The South Korean tech giant launched Bada OS in 2010 with the company’s initiative to produce a new operating system for its low-end touchscreen phones.
As opposed to the company’s previous featurephone OS, Bada was fresher and had real smartphone capabilities such as multitasking and third party app installations via Samsung’s app marketplace.
With the decision for a merger between two operating systems, Samsung has decided to cease the existence of Bada but promised that existing Bada apps and the SDK will be compatible with the new operating system.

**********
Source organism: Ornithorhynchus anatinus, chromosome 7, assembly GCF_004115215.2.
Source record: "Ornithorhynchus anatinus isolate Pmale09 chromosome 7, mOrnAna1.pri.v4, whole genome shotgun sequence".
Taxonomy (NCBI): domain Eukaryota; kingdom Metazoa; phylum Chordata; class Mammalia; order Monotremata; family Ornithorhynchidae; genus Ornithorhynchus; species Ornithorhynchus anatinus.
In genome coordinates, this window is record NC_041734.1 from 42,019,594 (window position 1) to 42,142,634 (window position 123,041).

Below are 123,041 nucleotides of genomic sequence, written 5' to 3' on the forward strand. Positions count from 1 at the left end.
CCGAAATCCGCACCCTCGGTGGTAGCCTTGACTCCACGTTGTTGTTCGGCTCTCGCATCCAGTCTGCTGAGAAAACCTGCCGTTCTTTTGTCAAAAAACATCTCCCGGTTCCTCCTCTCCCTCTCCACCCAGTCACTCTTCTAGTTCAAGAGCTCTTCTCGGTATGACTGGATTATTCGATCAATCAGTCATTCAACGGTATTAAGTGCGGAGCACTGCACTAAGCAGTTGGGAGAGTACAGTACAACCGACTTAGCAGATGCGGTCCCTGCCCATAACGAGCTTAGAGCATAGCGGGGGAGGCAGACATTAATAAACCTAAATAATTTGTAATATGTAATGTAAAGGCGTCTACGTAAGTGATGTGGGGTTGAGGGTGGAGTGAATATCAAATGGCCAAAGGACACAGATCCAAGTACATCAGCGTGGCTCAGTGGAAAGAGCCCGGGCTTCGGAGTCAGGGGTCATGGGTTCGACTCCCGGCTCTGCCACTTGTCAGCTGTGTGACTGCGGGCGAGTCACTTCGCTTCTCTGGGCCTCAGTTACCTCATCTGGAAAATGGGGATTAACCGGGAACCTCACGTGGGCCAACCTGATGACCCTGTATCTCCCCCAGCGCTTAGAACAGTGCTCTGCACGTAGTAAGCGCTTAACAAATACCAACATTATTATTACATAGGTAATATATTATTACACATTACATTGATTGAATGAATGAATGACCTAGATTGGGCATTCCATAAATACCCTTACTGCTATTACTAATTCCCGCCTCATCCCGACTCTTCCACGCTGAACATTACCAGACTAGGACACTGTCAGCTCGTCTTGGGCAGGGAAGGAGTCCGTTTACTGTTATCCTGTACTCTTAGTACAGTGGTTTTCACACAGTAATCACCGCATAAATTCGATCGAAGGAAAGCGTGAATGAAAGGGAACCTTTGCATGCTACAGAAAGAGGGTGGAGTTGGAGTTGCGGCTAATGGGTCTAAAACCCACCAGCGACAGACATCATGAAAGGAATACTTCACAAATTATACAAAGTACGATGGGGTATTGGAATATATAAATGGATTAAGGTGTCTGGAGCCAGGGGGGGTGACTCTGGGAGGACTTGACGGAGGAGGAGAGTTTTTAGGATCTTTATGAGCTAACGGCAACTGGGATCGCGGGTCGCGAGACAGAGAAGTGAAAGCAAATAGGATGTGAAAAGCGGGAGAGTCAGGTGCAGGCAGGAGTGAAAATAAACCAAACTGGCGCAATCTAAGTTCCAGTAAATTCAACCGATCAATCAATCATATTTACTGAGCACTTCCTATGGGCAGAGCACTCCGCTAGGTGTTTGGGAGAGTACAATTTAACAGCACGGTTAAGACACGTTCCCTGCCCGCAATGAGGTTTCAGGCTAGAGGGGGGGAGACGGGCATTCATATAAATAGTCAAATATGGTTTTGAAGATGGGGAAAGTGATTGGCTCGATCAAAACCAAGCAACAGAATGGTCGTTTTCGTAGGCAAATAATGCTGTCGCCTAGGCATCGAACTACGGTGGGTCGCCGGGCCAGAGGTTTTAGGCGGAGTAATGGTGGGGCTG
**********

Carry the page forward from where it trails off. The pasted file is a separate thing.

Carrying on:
The phone maker has yet to announce if existing Bada devices will also receive a Tizen upgrade, saying that either one or two Tizen phones will arrive this year.
Samsung already has support for Android and Windows Phone, two of the major ecosystems in the mobile industry today, and most devices that run on them cover the high-end smartphone market.
Thus, it would be likely that Samsung will start off with Tizen devices on the low- to mid-range bracket.